Even so, the visit shook our group to the core. Before leaving for Kigali, we gathered together for Kaddish (above). During the drive back, the sun set over the green hilly countryside. Rwanda is just such a beautiful country in so many ways. Looking out at this gorgeous, tranquil landscape, it is impossible to comprehend the sheer hell that was unleashed just fourteen short years ago.

PS: Our visit to the Kigali Genocide Museum was featured on the Rwandan news yesterday…

A Legacy of Pain and Hope

Day 2 in Rwanda:

Our first two destinations were two local community associations that are supported by WE-ACTx. Icyuzuzo is an association of Rwandan widows located in the Nyamirambo district. Icyuzuzo (Kinyarwanda for “compliment” or “complete”) serves 5000 clients in the surrounding districts, sponsoring clincs, vocational training, HIV prevention education, palliative care and capacity building projects.

Upon our arrival, the doctors/nurses in our group (above, with Mardge Cohen, third from the right, Executive Director Eugene Twagirimana, right) and President Constance Kubwimana , sixth from the right). separated off to help provide care in the clinics while the children worked sorting medications. The rest of us met with Eugene and Constance (with me below) to learn more about their work with Icyuzuzo.

Among other things, we were sobered to learn about the growing income disparity in Rwanda. While the country outwardly appears to be economically rebounding since the 1994 genocide (Kigali is a clean, well-run and orderly city, and new construction abounds) most of the new growth comes from foreign investors – and very little of it is tricking down to the local population. NGOs such as Icyuzuzo are for the most part the only safety net available to the Rwandan poor. As is the case throughout much of the developing world, these grassroots institutions are stretched beyond the limit.

Our next stop was a capacity-building center in the Ramera neighborhood, to an association that produces beautiful fabric crafts. In addition to learning about the various services provided by the center, we had the opportunity to demonstrate a new and potentially exciting income-generation project. Before leaving Evanston, we purchased and packed thirty EarthBoxes – a relatively new growing process developed by commercial farmers, designed to grow a large number of crops in a relatively small space. (It was quite an adventure getting huge quantities of soil, plastic boxes and organic fertilizer through security at O’Hare!)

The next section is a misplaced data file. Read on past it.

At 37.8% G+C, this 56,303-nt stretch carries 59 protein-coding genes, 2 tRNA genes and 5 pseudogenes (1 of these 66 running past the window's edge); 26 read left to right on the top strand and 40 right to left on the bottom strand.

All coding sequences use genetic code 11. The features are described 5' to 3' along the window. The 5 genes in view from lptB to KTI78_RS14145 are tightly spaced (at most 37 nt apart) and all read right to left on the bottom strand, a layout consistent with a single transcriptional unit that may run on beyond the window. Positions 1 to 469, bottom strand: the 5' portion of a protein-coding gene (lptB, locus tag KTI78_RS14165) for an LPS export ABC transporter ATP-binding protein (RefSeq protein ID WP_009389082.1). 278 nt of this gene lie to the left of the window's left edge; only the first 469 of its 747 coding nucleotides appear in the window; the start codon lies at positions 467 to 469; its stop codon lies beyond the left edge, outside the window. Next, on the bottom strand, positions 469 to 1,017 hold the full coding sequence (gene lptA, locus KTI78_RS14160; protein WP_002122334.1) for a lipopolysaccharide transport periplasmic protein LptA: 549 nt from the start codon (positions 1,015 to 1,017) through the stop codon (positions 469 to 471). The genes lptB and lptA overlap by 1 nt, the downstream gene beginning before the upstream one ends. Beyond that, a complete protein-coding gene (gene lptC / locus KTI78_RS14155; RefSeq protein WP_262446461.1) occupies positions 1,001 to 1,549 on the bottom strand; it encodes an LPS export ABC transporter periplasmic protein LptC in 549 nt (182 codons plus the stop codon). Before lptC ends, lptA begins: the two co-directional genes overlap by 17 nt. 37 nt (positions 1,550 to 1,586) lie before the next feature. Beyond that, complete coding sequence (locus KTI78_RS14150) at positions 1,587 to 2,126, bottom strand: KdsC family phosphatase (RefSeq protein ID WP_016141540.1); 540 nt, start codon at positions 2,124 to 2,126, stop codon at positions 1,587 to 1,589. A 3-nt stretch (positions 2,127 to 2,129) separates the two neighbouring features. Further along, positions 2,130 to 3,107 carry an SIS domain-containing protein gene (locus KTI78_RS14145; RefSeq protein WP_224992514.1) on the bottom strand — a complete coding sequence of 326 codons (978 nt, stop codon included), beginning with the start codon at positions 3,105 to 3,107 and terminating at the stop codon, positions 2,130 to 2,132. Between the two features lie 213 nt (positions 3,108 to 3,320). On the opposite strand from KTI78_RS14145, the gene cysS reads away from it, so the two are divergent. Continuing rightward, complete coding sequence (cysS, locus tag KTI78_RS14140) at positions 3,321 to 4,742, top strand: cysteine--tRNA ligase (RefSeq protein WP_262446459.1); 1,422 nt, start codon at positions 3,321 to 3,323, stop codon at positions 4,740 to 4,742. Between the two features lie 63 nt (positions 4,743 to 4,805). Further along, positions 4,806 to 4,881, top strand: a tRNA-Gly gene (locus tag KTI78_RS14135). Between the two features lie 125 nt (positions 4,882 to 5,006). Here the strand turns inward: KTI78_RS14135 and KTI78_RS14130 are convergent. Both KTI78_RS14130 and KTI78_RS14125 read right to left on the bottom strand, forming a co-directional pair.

We brought and demonstrated the EarthBoxes at the behest of WE-ACTx; our visit was attended by several representatives from other local organizations and at least one government official (that’s JRC member Rich Katz explaing the process below). This project has real potential for local capacity building, particularly for WE-ACTx clients who do not own land. However there are clearly many variables and much will depend on the Rwandan’s ability to find local soil and substrate to replicate the process on an ongoing basis.

During this visit I had an interesting conversation with the director of counseling for WE-ACTx, who asked me how Jews continue live with the legacy of of genocide. I shared with her what studies have taught the Jewish communtity about second/third generation children of survivors and I shared a bit about the challenges of living with the darker aspects of our history. We talked about the ways the Rwandan experience is both similar and markedly different than the Jewish one. Obviously the wounds here are very fresh; and unlike the Jews of Europe, the goverment is committed to bringing all aspects of Rwandan society back together in one extremely small country.

Whether this will succeed over the long term or not is an open question. One woman who joined our conversation expressed her doubts – saying that while the political reconciliation is important, much of the underlying pain and hatred continues to simmer under the surface. How many generations does it take for this kind of pain to dissipate in a community? The Jewish people have been learning this for some time – Rwanda is now struggling with the tragic question as well.

Our final visit was a heartbreaking tour of Kigali’s Public Hospital. More on this in my next post…